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The Purpose in Our Pain

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In my dealings with chronic pain, something very important shifted at some point. My practice had been focused, up to that time, on relaxing in order to make the pain go away, thank you very much. I recognized at some point (at the point of utter exhaustion, to be precise), that acceptance and surrender are a much more powerful place to come from. Why? It indicates a willingness to be with the body, as it is, in the moment. It doesn’t mean giving up at all. But there is a softening toward the pain. Taking the message to heart and working with it. Making friends with our pain and our bodies.

From then until now, that has been my work. I expect it will continue to be my work, because I feel so strongly about it. For me, listening to, and honoring the message that my body is giving me is incredibly reliable. I always have recurrences of pain when 1) I’m under stress and I stop paying attention and 2) when I stop working through whatever stressful thing is coming up. Sometimes, this really pisses me off (as in, “why can’t I be normal and stop with all this pain business?”). Most of the time, I can muster up some gratitude for this amazing connection with my body and what I continue to learn from all of this. Always, it’s a work in progress. My life’s work. From my perspective, if we are lucky enough to have bodies that talk to us with chronic pain, we are blessed with an opportunity to clear out all the old emotions and mental gunk that don’t work. It’s an invitation to embrace a joy and a happiness that is less dependent on our physical reality. In my case, chronic pain led me to my purpose in life—helping others navigate a different way of dealing with pain through mind-body coaching.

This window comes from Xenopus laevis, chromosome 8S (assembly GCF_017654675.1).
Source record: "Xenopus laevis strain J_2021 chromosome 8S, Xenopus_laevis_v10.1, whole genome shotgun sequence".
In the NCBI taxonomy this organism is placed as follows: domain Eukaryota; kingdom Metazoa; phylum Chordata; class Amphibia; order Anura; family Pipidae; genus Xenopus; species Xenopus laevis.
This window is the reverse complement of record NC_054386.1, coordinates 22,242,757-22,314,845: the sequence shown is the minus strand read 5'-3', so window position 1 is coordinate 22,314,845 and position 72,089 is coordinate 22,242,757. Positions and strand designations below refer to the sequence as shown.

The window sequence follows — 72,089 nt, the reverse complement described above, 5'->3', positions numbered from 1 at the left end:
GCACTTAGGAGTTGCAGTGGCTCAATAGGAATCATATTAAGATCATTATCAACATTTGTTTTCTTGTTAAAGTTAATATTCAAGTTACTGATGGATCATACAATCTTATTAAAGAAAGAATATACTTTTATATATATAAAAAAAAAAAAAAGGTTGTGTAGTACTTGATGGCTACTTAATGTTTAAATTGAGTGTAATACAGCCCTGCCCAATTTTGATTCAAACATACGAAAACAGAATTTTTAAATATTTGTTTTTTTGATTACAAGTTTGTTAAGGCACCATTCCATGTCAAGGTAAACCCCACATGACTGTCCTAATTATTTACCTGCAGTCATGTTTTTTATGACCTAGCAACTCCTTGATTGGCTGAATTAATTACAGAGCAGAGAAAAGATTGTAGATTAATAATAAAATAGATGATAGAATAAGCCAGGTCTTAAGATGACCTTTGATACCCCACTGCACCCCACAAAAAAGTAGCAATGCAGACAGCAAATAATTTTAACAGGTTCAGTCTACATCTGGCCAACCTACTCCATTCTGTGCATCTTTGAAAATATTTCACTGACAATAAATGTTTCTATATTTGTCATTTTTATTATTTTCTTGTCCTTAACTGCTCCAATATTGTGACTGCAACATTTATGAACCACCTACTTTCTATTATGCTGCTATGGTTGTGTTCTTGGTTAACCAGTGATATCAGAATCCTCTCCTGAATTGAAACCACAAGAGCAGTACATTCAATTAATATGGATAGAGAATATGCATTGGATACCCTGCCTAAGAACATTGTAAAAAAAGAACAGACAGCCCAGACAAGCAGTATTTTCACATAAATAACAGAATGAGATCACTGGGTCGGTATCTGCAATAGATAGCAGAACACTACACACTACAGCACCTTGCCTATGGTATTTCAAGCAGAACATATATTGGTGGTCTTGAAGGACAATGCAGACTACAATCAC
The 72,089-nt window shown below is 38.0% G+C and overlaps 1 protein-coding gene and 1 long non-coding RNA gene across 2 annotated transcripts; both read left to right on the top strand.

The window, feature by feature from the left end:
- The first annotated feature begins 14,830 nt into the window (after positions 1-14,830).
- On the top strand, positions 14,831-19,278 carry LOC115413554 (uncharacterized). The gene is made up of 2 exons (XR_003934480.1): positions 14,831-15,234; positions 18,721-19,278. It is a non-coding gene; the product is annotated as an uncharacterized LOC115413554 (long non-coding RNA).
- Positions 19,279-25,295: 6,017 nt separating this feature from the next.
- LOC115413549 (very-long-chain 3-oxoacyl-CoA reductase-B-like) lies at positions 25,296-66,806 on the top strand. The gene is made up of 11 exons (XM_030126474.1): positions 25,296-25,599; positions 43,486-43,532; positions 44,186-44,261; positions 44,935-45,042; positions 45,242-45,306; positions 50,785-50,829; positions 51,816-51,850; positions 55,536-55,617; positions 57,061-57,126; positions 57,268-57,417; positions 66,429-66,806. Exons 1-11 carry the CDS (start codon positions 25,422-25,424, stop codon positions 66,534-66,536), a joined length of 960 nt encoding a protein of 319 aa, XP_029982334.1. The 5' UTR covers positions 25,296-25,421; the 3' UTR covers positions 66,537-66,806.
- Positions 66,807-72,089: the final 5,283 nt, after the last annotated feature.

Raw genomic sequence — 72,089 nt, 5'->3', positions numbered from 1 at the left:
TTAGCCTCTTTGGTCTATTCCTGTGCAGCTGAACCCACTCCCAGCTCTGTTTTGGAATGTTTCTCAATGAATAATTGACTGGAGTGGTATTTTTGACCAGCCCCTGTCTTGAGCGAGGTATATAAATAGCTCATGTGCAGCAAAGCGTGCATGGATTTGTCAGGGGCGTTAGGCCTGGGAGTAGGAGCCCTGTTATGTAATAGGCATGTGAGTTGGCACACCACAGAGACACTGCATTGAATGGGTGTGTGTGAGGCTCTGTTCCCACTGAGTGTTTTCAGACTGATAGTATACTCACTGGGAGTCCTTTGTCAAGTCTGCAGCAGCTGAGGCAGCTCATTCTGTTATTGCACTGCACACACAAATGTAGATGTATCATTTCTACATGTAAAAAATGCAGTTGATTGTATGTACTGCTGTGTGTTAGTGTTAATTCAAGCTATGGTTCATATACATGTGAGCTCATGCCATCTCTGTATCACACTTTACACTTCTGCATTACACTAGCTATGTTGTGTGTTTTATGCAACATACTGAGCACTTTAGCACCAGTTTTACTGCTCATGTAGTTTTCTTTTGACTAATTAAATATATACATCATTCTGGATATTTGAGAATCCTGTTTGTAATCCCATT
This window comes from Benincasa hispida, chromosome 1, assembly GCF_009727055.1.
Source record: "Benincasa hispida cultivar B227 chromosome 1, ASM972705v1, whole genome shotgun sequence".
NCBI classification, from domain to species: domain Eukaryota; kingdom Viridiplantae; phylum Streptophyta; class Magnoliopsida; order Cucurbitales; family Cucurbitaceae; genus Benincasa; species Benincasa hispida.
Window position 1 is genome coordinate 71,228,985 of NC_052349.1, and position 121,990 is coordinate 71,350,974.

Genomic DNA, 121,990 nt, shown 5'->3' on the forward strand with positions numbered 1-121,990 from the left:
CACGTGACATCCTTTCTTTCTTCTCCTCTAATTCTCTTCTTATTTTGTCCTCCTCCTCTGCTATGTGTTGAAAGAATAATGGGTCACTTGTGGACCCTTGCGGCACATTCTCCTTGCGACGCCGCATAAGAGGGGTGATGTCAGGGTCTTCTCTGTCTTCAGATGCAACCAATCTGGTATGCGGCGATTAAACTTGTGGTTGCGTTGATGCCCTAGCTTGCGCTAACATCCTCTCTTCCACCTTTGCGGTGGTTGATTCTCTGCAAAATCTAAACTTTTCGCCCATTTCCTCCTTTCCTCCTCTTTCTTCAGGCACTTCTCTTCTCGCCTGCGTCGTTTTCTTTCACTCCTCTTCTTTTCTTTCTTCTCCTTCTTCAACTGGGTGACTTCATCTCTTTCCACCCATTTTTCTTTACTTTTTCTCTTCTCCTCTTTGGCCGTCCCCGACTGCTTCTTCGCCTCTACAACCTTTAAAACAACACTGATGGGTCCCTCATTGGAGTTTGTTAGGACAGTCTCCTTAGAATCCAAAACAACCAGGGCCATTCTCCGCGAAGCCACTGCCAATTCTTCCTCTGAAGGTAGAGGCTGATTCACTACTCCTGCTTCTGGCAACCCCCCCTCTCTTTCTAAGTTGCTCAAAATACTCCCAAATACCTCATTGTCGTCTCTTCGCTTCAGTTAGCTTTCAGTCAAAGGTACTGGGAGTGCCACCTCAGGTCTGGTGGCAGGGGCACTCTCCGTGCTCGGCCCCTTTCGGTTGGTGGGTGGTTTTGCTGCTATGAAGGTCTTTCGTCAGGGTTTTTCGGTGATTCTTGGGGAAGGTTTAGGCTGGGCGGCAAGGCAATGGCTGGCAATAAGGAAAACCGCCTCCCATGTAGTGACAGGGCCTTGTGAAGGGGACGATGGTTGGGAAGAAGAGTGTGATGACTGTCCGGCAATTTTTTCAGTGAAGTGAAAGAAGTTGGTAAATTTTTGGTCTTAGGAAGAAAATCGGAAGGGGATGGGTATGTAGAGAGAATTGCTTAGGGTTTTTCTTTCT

I think that sort of growth and learning and positive outcome is available to everyone dealing with chronic pain. Everyone. I truly believe there is something exquisite and beautiful to be found from any experience we have with pain.

From my vantage point, personally, and, as a coach and yoga teacher, we are fortunate to know so much about how to protect ourselves against stress and work through pain, aren’t we? It’s not about finding that elusive sense of balance or necessarily decreasing the amount we do, or moving to an ashram. We want to continue doing what we are doing in the world and live interesting, engaged lives. Mostly it’s about changing our thoughts, which leads to better emotional states, which leads to less stress reactivity in our bodies. Which leads to less pain. And if we pay close attention during the process, the message in our pain can transform our lives.

Post, twittified:

There is purpose in physical pain. Accept it and face it squarely. Listen deeply, honor the message, experience the gift.


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